Sharing his writing secrets
Author Roland Smith told a crowd of middle schoolers that in four minutes, he was going to teach them how to write a book.
"I'm going to go so fast that you're going to miss some points, and if you miss some points, you won't become great writers, and that'll be good for me financially," he quipped.
The Oregon author writes young adult fiction and nonfiction books for children. He visited Crook County schools and the Crook County Library Monday and Tuesday to share his book-writing tips.
"This is a conclusion of a dream to have Mr. Smith visit," Crook County Middle School librarian Kris Jones said before his presentation Tuesday morning.
She was inspired to bring authors to Crook County after the 2017 Association of School Librarians conference in Portland. She partnered with Crook County Library Director Buzzy Nielsen to bring Smith to Prineville.
Funding for the visit came from the Crook County Cultural Coalition, the Friends of Crook County Library, Crook County School District, and a community donation.
"This two-day event took a great deal of effort from many individuals on a number of fronts," Jones said. "There were a lot of working parts taking place to make this happen throughout our community, and the team effort was phenomenal!"
After presenting to elementary and high school students Monday, he spent Tuesday at CCMS.
Smith asked the sixth-graders how many were interested in becoming writers. A few raised their hands.
"How many are interested in traveling around the world and having somebody else pay for it?" Dozens of hands excitedly shot up. "That's what I get to do for a living."
But he hasn't always been an author.
Right out of high school, he got a job at the Oregon Zoo, where he took care of big cats for 10 years. Then, he was a research biologist for 12 years, working with animals all over the world.
He helped rescue hundreds of sea otters after an oil spill in Alaska and was a wolf biologist in charge of a red wolf reintroduction program. He spent some time in Kenya, Africa, working with elephants.
"While I was there, I got an idea for my first novel, 'Thunder Cave.' It's a story about a 14-year-old boy who goes to Kenya by himself to find his dad, who is a research biologist studying elephants, like I was doing," Smith told the students. "When he gets over there, he gets into big trouble."
Using a slideshow, he went on to tell the kids about his 40-plus books that captivate young audiences with tales of travel, adventure, and beasts real and mythological. He has authored such works as "Cryptid Hunters," "Sasquatch" and the "I, Q" and "Storm Runners" series.
"The thing that makes Roland really amazing after listening to him so many times is his life has been so interesting," Jones said.
Smith acknowledges that his life experiences have indeed played into his books, but he said a good imagination is also key.
"It takes me twice as long to do the research for the book as it does to write the book," Smith told the students. "When I wrote 'Thunder Cave,' it took me 18 months to do the research, nine months to write the book."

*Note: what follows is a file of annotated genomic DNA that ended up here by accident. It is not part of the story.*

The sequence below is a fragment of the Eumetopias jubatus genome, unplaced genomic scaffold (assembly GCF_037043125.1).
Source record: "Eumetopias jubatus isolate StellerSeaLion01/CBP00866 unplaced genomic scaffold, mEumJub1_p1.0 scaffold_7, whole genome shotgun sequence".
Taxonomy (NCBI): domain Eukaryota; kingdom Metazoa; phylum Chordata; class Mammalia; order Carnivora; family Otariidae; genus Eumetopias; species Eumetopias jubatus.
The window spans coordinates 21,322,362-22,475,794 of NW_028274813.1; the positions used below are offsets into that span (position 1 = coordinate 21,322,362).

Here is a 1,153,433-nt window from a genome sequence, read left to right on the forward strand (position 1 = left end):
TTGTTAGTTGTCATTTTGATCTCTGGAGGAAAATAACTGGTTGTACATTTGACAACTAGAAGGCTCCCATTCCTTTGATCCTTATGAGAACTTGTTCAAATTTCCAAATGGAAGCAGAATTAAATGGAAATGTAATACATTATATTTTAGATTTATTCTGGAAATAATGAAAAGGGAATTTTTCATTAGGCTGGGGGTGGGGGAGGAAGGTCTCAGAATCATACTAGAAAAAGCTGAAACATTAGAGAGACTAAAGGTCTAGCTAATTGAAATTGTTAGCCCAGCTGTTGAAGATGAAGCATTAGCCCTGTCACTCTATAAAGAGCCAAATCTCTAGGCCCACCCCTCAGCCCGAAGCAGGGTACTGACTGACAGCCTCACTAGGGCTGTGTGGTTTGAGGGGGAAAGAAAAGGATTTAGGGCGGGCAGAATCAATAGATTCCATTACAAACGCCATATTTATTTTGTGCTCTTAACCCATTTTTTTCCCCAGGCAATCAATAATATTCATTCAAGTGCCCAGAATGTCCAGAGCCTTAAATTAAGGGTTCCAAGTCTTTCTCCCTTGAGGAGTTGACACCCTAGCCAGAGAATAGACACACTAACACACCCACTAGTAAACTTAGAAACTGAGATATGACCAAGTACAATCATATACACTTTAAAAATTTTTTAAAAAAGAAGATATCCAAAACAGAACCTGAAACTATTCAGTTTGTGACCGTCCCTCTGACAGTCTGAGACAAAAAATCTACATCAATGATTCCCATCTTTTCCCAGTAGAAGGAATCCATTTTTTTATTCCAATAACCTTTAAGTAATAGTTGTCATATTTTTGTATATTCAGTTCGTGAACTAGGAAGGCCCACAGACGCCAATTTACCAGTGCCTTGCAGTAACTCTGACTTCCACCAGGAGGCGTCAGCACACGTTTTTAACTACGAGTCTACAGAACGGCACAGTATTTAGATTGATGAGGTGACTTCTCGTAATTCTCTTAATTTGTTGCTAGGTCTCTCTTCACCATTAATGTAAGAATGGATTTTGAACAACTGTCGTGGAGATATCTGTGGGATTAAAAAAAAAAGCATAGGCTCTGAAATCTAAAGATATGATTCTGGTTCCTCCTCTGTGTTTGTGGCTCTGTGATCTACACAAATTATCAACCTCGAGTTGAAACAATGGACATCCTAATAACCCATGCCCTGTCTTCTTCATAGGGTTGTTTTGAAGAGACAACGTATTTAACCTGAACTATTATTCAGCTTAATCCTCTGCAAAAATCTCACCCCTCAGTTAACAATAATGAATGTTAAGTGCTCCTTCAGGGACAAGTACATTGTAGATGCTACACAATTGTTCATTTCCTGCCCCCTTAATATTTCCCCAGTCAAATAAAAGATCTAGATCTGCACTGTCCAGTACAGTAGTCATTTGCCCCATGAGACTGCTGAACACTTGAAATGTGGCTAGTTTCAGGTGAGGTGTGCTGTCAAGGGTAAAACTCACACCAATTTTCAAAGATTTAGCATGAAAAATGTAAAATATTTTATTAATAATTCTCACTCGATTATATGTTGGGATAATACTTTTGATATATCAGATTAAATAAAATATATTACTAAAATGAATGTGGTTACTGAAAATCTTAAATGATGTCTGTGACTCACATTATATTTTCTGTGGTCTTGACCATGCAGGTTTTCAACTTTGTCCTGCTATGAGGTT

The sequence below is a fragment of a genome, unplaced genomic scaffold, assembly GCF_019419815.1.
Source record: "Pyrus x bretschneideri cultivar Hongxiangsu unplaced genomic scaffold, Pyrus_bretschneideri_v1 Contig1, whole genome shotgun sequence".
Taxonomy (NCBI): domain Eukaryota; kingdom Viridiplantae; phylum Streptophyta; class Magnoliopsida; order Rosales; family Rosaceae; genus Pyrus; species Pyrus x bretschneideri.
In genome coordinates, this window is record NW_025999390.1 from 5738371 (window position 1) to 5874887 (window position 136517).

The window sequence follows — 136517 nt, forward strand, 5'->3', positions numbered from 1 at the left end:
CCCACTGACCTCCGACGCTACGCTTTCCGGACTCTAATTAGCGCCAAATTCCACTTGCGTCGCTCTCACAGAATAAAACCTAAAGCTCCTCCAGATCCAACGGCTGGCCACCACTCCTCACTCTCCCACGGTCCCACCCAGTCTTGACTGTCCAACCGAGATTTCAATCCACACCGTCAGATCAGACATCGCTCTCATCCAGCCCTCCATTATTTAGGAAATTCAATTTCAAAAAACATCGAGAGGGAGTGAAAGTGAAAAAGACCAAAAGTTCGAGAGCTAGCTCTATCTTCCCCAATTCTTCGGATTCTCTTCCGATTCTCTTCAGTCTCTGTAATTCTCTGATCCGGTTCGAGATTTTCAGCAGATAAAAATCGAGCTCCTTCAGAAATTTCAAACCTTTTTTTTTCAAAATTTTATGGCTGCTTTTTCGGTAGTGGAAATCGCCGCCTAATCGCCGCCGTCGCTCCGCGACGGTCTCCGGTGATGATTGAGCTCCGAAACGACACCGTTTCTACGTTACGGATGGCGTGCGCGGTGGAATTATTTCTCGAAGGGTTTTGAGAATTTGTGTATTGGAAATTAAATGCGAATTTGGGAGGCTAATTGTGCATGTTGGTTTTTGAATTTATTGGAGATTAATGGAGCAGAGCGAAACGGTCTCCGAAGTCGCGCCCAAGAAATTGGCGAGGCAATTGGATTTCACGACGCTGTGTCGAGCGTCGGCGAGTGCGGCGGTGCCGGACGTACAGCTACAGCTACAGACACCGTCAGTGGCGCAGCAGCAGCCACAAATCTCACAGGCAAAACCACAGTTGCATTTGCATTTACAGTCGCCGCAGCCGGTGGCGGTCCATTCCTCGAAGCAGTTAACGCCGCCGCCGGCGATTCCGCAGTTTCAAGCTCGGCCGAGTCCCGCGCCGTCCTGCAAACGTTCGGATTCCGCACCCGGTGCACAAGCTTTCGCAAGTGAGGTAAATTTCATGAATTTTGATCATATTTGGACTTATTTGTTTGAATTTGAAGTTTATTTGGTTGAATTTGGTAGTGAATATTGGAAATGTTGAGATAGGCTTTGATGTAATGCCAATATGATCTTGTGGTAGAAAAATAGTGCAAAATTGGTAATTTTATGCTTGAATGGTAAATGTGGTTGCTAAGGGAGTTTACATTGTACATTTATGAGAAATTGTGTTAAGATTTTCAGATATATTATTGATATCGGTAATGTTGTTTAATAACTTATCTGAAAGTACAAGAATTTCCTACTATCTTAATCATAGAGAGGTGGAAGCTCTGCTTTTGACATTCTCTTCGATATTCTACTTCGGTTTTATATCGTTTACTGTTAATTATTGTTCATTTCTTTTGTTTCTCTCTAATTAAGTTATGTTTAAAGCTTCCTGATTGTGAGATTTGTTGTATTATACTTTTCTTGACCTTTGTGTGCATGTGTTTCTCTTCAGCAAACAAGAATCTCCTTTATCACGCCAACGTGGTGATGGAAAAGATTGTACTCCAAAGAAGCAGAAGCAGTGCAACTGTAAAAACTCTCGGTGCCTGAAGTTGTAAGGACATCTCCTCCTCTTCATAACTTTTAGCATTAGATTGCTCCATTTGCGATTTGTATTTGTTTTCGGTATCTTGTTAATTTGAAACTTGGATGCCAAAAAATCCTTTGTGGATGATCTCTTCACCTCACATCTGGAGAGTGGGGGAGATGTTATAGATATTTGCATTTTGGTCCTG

While researching, he often travels to the area he'll be writing about, looks at photos and maps, reads books, and spends lots of time in the library.
"I write what's called realistic fiction. It means that you can go to the places that I write about – most of them," he explained. "I'm what's known as a visual writer."
Every time he sees something, hears something, thinks of something, or reads something that he might want to put in his book, he makes a note on a 3x5 notecard.
"When I have a big box of cards, my research is done," he said.
He then sorts the cards and decides which little bits of information he's going to put in his book.
"Do you ever get stuck when you're writing? When I get stuck, I do one more thing after I do the research. I do a thing called a story board," he said.
Using his notecards, he plans out his story scene by scene.
Then, he's ready to start writing.
"I always write in these little notebooks. They're portable. I carry them with me wherever I go," he said. "If I have a spare 10 minutes during the day, I'll get my book out and start working on it."
He says the term sloppy copy perfectly describes his rough drafts.
"I write the most horrible, hideous, ugly, stinkin', awful rough draft sloppy copies you've ever read in your life," he admits.
Once the notebook is filled up, he types his "sloppy copy" into his computer.
"If there's one secret to writing, it's this: Writing is revision," he said. "Once I have it perfect, I send it to the publisher."
But, the editor, who he compared to the worst English teacher ever, lets him know his manuscript is not perfect.
"I think my books are pretty good when I send them in, but apparently, they're not," he chuckles. "They make me look like a much better writer than I am."
Smith reminded the students to write about things that are important to them.
He says when he writes, he doesn't have a particular audience in mind.
"I write for myself," he said. "I never matured past 14."
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